A View of Wild Heaven
By Owen Ogletree
Eric Johnson, co-owner and brewmaster of Wild Heaven Craft Beers in Georgia's Avondale Estates, smiled as he dumped buckets of mission figs marinated in Madeira into the kettles of his Autumn Defense Märzen. Eric explained, "This brew is a real lager with four weeks of cold conditioning - a horribly expensive idea for a small brewery. To me, great malt and hops are a canvas, and the fig addition provides an added layer of nuance, complexity and originality."
Proud of Eric's ability to be wildly creative and buck style trends, Wild Heaven's founder and co-owner Nick Purdy said, "Eric has a really hard job - making unique, esoteric beers that appeal to a wide range of people. Because our beers don't fit styles very well, we'll probably never win much at the Great American Beer Festival."
Claiming to only be a small part of the Wild Heaven story, Nick Purdy sees Eric Johnson's inventiveness as the essence of the brewery's success. "I started Paste Magazine as well, so people know me," Nick mentioned. "I left the magazine because I was blown away by Eric's unbelievable uniqueness and creativity as a brewer. He doesn't see problems - he sees opportunities. Eric's an artist and a scientist, and his understanding of beer on a molecular level is like a highly trained lab guy."
Eric and Nick began contract brewing the initial Wild Heaven recipes at Thomas Creek in Greenville, South Carolina in September of 2010, with their high-gravity Invocation and Ode to Mercy ales first being sold in the Belgian bar at Brick Store Pub in Decatur.
Eric found contract brewing complex beer recipes in another state quite a challenging process. "Through the whole contract brewing experience, it was tough to even consider launching any new brands," he noted. "We always wanted to be dynamically involved in the brewing process. Now that we finally have our own facility, we can taste the beers daily to figure out when to cold-crash, dry-hop and package. Even with a great contract brewer like Thomas Creek, you're essentially handing your kids over to someone else and hoping the finished product will turn out great."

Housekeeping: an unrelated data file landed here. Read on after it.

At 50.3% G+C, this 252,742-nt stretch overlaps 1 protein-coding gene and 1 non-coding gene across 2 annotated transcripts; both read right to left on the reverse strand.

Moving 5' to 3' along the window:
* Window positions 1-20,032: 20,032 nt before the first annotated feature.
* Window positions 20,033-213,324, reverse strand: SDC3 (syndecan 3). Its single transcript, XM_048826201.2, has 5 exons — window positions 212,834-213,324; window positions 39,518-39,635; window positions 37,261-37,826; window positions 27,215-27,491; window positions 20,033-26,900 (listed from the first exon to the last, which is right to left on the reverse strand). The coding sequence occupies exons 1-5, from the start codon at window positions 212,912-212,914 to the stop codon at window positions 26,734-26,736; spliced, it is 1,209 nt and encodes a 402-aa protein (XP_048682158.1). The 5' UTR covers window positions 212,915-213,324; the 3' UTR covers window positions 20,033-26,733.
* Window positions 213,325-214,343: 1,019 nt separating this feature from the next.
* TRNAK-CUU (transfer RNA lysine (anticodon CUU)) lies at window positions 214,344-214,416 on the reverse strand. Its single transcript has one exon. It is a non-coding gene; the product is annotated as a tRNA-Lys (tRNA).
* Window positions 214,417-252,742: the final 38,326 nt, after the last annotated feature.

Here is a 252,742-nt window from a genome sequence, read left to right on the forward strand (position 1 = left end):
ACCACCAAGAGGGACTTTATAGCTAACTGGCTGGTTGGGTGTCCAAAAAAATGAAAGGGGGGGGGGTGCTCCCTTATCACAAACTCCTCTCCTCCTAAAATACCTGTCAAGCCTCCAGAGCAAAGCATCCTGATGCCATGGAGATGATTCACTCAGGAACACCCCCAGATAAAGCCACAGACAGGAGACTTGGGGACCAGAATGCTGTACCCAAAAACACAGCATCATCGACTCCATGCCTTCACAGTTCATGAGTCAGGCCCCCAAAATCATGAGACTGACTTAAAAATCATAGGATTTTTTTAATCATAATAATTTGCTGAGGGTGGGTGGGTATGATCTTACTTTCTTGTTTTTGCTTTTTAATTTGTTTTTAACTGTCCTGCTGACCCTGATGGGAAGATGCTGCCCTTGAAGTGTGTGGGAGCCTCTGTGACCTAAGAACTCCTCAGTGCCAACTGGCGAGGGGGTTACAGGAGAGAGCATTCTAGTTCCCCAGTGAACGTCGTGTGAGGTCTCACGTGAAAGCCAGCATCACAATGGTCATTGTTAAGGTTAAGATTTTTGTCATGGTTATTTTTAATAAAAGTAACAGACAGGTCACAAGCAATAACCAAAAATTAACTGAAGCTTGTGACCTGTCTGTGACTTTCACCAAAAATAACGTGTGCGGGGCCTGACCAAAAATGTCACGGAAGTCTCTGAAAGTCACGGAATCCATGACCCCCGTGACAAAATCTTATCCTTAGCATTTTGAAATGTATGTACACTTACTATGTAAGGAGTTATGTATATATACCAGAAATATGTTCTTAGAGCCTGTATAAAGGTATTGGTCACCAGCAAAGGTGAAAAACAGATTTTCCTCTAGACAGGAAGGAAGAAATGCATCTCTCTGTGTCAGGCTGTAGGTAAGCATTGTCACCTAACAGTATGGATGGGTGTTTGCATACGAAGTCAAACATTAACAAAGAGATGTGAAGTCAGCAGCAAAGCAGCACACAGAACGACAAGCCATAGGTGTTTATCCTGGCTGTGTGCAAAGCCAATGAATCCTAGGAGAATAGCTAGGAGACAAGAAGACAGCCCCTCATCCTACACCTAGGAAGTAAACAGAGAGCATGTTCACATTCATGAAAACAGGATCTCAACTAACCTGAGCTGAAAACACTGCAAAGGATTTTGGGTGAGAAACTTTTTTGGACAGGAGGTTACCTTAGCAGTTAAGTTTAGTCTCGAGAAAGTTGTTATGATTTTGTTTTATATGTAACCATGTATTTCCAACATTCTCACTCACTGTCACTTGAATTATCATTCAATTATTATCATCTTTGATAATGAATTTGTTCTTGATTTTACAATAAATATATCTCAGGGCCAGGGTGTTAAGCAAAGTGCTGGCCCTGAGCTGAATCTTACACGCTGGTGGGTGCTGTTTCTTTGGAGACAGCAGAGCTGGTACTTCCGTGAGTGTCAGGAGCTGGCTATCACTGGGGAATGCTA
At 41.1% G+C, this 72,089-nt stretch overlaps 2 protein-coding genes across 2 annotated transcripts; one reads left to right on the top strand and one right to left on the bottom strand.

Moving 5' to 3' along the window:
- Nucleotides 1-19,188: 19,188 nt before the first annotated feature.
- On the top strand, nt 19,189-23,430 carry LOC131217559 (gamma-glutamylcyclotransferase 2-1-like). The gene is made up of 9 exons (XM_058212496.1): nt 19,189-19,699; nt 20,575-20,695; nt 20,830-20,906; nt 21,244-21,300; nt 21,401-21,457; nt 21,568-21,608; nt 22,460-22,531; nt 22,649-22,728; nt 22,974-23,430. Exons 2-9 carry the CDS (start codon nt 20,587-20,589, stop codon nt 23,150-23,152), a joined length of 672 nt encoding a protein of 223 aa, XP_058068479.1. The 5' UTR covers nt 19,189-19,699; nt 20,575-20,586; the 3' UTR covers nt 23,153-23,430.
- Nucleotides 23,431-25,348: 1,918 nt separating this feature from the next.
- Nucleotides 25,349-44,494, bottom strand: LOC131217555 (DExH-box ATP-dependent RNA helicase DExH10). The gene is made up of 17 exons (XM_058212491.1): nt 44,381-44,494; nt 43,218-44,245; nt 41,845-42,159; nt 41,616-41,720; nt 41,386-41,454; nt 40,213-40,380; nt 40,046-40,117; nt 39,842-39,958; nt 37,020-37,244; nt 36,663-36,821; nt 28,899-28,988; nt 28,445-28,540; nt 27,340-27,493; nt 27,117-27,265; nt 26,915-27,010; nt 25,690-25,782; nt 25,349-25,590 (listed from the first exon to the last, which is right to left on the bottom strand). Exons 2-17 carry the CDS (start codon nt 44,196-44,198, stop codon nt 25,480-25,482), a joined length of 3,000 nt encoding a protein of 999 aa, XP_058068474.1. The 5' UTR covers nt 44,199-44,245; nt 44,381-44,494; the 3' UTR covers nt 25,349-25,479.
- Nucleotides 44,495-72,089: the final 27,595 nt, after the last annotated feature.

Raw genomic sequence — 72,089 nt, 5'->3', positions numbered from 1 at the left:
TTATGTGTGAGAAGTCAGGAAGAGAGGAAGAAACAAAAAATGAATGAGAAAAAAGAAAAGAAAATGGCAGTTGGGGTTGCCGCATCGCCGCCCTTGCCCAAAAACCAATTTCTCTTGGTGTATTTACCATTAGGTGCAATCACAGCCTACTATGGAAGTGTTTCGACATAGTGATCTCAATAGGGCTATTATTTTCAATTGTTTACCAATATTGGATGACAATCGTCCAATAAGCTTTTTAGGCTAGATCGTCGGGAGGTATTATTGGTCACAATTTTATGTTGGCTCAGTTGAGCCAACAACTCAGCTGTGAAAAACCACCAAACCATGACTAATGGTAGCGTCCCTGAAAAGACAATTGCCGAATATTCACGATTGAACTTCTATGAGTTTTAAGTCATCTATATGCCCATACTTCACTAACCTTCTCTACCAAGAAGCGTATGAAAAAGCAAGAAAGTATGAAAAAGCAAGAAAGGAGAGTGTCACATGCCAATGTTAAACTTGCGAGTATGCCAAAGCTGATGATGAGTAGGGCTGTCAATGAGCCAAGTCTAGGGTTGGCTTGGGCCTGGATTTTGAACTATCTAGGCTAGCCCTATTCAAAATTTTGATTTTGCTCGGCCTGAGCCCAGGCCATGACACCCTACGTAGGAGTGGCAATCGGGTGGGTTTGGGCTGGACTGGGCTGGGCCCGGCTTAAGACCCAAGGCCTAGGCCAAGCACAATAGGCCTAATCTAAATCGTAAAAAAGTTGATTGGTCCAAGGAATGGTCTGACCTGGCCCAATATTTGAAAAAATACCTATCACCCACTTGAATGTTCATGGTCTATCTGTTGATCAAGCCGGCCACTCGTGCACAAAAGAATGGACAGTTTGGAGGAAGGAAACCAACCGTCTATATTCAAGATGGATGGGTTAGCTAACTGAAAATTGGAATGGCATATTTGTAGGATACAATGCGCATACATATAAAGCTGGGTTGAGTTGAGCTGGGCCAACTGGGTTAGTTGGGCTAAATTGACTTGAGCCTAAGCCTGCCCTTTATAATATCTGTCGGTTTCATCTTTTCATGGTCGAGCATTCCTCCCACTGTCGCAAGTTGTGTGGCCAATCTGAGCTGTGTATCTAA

Fitting Into a Community
This year, Wild Heaven completed its own brewing facility in a warehouse in the Avondale Estates neighborhood next to beer-centric Decatur, and Eric and Nick were hands-on in doing a ton of work to make the edifice attractive and aesthetically pleasing. "One of our investors came across the building," Nick said. "It's probably one of the best rent deals in the Southeast, and we are so happy that Avondale Estates has been so supportive. The city is kind of reinventing itself right now, with lots of renovation and even a new distillery."
When asked about the value of being a part of a local community, Nick replied, "Avondale and Decatur are becoming a craft beer destination. We aren't "Beer Town USA" just yet, but we're getting there. The density of walk-able craft breweries on this side of Decatur is impressive."
Nick and Eric see craft beer as a communal product that can hold a fundamental role in a creative, social community. "There's so much beauty, art and passion in the flavors and camaraderie that surround craft beer and make it a social beverage," said Nick. "We always have new people come to our brewery tours and say, 'Wow - I didn't know beer could be like this.'"
Passing the Craft Beer Torch
Eric fell in love with brewing years ago while setting up an impressive brew system at home. With three adorable one-barrel, glycol-jacketed fermenters, this homebrewery now serves as the convenient test-batch system at Wild Heaven, and allows Eric a means to produce small batches of unique brews that will only be available at Wild Heaven tours.
Fortunate timing allowed the guys at Wild Heaven to purchase Terrapin's old brew system and move it from Athens to Avondale Estates. Eric even got to brew on the system at Terrapin about three months before it was decommissioned. "I knew the system well when we plumbed it in," noted Eric. "Terrapin got lots of free labor, and I got a free education. Our White Blackbird saison was the first beer I made on the system back in May after moving the vessels to our new facility, and the brew day was like hanging out with an old friend again."
Before Terrapin owned the brew system, it formed the original brewhouse for SweetWater. Eric sees this as "passing the craft beer torch around local breweries," and he appreciates the fact that the system is quite manual with low automation - just the way he likes to brew. Eric also installed a new heating calandria, lauter tun false bottom and control panels.
Recipes for Inventiveness
Wild Heaven's current lineup includes Invocation Belgian-style golden ale, Ode To Mercy imperial brown ale, Eschaton Belgian-style quad, Let There Be Light American pale ale, White Blackbird saison and Civilization English-style barleywine. Seasonals and barrel-aged specials are always on the brewery's radar.
With Wild Heaven, Eric wants to be distinctive and add to the lexicon and landscape of beer. "I want to come up with something new and exciting, and not try to 'out IPA' all the IPAs out there. Unlike winemakers, who can basically just tweak watering and when they pick the grapes, brewers have a tremendous range of opportunities regarding the variety of beer we can make, and something new and exciting that expands boundaries is always coming out - morphing with the evolving and maturing taste of craft beer drinkers. With craft beer, we just never bored."
This article was first published
in Southern Brew News.